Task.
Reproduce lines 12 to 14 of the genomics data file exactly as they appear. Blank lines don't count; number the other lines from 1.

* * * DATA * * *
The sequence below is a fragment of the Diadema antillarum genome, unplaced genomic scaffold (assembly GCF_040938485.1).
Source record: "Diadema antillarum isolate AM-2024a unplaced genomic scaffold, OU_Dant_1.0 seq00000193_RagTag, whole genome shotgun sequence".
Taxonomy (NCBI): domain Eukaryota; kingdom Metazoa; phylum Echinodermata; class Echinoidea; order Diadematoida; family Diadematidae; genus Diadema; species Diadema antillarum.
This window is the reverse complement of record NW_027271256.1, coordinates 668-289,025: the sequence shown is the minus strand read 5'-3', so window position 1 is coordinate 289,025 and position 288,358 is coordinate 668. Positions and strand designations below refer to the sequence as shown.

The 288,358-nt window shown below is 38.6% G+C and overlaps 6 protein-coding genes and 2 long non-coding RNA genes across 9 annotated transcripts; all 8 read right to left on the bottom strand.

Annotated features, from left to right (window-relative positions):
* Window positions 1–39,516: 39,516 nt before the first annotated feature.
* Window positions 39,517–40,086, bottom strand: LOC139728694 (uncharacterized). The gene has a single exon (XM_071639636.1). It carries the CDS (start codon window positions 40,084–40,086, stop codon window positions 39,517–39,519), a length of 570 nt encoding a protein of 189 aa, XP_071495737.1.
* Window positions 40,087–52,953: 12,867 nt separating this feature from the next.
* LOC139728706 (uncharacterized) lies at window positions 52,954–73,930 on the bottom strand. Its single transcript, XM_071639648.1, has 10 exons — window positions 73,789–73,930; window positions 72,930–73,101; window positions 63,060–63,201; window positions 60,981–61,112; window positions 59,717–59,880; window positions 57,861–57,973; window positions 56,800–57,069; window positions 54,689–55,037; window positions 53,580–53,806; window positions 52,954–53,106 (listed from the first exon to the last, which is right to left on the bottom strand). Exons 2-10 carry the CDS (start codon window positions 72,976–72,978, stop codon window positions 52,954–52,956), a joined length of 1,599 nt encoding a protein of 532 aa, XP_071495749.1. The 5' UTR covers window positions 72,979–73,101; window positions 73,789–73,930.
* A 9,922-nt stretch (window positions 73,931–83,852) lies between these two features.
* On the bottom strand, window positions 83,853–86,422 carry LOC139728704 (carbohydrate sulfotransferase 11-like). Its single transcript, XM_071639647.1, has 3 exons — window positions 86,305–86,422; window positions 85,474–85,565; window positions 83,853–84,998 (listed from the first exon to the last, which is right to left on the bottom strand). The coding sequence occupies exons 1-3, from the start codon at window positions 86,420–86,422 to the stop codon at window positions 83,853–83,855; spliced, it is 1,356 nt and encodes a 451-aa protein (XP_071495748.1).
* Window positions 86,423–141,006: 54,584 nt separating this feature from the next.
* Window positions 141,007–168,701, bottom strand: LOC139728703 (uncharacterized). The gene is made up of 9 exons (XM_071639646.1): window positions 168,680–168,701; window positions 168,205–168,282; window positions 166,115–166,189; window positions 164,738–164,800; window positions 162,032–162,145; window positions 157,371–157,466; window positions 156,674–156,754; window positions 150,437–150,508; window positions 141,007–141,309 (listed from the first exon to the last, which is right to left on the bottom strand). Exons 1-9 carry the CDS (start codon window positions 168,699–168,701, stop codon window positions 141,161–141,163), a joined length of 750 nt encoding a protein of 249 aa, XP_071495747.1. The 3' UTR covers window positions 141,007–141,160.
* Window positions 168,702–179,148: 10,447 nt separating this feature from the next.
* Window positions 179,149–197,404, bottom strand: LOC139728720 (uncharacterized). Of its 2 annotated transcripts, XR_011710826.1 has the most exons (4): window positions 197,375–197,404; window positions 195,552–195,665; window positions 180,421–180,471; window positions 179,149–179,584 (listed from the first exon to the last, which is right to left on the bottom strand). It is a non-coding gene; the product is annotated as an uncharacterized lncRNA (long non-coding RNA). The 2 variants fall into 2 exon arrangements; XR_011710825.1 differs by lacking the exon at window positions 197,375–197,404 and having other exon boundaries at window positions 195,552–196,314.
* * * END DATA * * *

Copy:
* On the bottom strand, window positions 83,853–86,422 carry LOC139728704 (carbohydrate sulfotransferase 11-like). Its single transcript, XM_071639647.1, has 3 exons — window positions 86,305–86,422; window positions 85,474–85,565; window positions 83,853–84,998 (listed from the first exon to the last, which is right to left on the bottom strand). The coding sequence occupies exons 1-3, from the start codon at window positions 86,420–86,422 to the stop codon at window positions 83,853–83,855; spliced, it is 1,356 nt and encodes a 451-aa protein (XP_071495748.1).
* Window positions 86,423–141,006: 54,584 nt separating this feature from the next.
* Window positions 141,007–168,701, bottom strand: LOC139728703 (uncharacterized). The gene is made up of 9 exons (XM_071639646.1): window positions 168,680–168,701; window positions 168,205–168,282; window positions 166,115–166,189; window positions 164,738–164,800; window positions 162,032–162,145; window positions 157,371–157,466; window positions 156,674–156,754; window positions 150,437–150,508; window positions 141,007–141,309 (listed from the first exon to the last, which is right to left on the bottom strand). Exons 1-9 carry the CDS (start codon window positions 168,699–168,701, stop codon window positions 141,161–141,163), a joined length of 750 nt encoding a protein of 249 aa, XP_071495747.1. The 3' UTR covers window positions 141,007–141,160.